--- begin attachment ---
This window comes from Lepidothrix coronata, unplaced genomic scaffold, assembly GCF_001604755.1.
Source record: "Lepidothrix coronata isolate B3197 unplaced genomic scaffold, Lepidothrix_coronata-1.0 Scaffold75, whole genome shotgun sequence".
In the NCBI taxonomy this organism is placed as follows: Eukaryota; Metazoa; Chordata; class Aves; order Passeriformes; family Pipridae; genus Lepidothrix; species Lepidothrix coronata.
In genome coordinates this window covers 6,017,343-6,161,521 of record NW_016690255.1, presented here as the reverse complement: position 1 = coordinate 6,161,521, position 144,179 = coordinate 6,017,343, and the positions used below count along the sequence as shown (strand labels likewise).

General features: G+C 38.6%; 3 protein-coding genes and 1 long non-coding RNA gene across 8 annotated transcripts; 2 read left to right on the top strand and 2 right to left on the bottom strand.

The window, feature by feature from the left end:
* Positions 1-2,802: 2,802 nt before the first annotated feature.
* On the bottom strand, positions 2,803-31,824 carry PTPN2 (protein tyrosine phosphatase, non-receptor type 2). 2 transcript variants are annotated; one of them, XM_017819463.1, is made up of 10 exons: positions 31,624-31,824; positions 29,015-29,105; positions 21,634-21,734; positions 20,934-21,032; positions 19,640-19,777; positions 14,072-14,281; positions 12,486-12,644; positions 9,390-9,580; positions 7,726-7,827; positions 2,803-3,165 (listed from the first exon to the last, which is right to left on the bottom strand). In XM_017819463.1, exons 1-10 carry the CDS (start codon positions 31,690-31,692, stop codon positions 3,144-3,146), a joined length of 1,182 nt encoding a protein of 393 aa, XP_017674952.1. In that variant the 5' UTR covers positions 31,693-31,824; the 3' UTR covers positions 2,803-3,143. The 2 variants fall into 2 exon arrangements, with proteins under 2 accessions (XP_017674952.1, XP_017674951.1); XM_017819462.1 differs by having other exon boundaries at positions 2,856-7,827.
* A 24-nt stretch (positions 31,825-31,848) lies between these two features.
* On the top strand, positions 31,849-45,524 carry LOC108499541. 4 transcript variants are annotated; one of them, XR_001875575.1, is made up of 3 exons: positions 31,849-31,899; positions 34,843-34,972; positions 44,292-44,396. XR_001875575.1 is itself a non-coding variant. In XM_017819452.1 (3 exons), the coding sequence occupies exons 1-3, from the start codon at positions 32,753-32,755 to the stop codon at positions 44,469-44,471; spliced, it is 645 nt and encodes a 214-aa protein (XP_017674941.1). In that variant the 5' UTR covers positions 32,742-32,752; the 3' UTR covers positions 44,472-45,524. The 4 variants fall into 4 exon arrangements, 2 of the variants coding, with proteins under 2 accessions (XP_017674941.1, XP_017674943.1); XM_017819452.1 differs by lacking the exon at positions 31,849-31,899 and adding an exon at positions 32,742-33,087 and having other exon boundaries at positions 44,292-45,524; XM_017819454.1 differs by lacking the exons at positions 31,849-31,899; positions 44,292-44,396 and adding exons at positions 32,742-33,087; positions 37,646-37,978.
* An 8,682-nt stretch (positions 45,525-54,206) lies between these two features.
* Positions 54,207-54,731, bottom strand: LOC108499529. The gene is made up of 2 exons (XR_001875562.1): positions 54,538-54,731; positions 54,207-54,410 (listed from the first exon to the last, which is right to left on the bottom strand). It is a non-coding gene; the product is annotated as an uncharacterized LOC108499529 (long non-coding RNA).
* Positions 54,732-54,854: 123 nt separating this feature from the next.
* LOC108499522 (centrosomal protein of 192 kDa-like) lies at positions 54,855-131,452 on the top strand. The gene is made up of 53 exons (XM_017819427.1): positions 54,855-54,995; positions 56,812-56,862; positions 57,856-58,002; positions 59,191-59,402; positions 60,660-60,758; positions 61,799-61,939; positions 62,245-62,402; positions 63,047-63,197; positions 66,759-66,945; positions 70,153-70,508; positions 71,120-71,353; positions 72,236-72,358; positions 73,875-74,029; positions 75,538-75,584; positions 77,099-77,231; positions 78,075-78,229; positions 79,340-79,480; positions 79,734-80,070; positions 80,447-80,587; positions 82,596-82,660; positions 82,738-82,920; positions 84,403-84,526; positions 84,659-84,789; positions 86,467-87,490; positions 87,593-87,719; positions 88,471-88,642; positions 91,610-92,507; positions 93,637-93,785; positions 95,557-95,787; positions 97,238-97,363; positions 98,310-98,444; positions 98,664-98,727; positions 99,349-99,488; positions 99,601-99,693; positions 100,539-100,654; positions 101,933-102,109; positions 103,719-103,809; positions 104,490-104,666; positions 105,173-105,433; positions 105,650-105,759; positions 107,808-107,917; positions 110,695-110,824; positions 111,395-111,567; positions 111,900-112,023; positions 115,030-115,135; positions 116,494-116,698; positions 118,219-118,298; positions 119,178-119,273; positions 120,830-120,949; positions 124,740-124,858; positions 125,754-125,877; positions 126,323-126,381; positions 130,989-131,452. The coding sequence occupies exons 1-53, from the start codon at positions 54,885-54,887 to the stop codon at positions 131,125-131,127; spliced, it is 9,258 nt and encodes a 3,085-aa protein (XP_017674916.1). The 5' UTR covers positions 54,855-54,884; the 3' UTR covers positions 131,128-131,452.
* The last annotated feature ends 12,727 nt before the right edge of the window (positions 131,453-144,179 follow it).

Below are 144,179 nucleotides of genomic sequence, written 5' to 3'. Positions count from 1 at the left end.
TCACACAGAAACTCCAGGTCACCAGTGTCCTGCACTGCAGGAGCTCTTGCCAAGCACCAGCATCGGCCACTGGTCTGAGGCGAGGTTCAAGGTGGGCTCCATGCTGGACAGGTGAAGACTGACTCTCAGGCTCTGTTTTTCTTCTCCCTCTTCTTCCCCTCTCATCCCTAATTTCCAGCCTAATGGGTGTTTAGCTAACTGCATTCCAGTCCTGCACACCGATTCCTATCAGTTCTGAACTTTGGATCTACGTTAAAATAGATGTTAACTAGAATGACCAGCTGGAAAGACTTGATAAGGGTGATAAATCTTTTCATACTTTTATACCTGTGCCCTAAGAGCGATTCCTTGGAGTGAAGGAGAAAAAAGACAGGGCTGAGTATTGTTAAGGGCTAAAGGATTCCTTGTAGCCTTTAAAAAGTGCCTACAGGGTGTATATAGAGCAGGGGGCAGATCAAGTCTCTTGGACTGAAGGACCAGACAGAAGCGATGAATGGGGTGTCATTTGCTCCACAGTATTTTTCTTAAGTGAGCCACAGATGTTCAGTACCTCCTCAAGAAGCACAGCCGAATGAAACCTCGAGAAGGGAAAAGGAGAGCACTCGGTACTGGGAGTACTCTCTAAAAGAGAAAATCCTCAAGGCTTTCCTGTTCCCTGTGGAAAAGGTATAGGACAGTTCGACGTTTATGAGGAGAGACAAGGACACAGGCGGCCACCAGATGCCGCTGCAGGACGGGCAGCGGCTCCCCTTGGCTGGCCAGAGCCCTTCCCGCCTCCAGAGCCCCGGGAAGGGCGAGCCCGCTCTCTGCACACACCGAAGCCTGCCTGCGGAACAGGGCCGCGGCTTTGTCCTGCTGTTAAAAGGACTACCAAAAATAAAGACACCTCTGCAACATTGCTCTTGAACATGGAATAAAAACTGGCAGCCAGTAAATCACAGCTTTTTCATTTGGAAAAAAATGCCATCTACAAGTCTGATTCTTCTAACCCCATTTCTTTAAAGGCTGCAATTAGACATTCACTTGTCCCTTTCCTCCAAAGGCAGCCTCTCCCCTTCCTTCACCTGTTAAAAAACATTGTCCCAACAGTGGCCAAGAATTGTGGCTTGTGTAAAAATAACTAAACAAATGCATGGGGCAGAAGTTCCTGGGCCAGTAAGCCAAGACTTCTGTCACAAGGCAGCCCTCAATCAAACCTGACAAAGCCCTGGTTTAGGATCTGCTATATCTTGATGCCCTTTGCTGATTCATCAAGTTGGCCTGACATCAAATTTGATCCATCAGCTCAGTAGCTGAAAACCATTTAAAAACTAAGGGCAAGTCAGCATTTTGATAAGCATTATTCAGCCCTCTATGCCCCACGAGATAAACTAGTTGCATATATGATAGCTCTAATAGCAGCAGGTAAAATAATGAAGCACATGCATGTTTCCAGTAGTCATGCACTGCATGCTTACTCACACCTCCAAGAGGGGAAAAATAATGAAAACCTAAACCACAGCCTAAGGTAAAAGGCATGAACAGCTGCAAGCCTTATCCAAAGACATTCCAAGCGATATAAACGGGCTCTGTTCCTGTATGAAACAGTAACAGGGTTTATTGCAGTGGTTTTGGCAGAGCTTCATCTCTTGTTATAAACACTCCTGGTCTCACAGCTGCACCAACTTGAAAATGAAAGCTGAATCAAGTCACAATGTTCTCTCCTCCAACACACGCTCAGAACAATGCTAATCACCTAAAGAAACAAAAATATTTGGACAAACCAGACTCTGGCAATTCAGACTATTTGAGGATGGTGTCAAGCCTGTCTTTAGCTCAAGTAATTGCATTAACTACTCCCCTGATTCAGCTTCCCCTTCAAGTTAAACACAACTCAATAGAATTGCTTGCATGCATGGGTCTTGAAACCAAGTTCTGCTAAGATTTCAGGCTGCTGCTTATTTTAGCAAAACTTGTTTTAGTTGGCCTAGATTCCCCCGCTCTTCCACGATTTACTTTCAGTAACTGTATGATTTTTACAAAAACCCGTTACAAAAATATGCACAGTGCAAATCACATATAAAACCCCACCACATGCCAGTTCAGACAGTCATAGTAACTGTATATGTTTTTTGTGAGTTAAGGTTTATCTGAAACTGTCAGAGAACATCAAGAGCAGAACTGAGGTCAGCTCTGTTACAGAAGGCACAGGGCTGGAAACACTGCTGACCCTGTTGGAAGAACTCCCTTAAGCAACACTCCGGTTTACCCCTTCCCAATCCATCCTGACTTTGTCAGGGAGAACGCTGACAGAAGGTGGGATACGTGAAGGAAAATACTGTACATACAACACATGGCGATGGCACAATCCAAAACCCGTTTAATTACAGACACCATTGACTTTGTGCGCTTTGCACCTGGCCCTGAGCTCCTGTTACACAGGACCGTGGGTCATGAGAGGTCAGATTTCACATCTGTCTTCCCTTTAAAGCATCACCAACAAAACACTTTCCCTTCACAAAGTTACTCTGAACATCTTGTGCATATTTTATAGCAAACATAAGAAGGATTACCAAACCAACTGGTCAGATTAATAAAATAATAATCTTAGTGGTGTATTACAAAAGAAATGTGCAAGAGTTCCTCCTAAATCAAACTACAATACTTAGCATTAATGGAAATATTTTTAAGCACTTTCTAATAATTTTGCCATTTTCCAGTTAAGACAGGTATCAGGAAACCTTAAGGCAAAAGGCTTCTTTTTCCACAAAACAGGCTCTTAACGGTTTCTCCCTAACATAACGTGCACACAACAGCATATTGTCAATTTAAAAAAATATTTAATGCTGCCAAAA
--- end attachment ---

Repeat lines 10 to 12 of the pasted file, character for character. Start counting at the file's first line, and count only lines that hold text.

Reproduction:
* On the top strand, positions 31,849-45,524 carry LOC108499541. 4 transcript variants are annotated; one of them, XR_001875575.1, is made up of 3 exons: positions 31,849-31,899; positions 34,843-34,972; positions 44,292-44,396. XR_001875575.1 is itself a non-coding variant. In XM_017819452.1 (3 exons), the coding sequence occupies exons 1-3, from the start codon at positions 32,753-32,755 to the stop codon at positions 44,469-44,471; spliced, it is 645 nt and encodes a 214-aa protein (XP_017674941.1). In that variant the 5' UTR covers positions 32,742-32,752; the 3' UTR covers positions 44,472-45,524. The 4 variants fall into 4 exon arrangements, 2 of the variants coding, with proteins under 2 accessions (XP_017674941.1, XP_017674943.1); XM_017819452.1 differs by lacking the exon at positions 31,849-31,899 and adding an exon at positions 32,742-33,087 and having other exon boundaries at positions 44,292-45,524; XM_017819454.1 differs by lacking the exons at positions 31,849-31,899; positions 44,292-44,396 and adding exons at positions 32,742-33,087; positions 37,646-37,978.
* An 8,682-nt stretch (positions 45,525-54,206) lies between these two features.
* Positions 54,207-54,731, bottom strand: LOC108499529. The gene is made up of 2 exons (XR_001875562.1): positions 54,538-54,731; positions 54,207-54,410 (listed from the first exon to the last, which is right to left on the bottom strand). It is a non-coding gene; the product is annotated as an uncharacterized LOC108499529 (long non-coding RNA).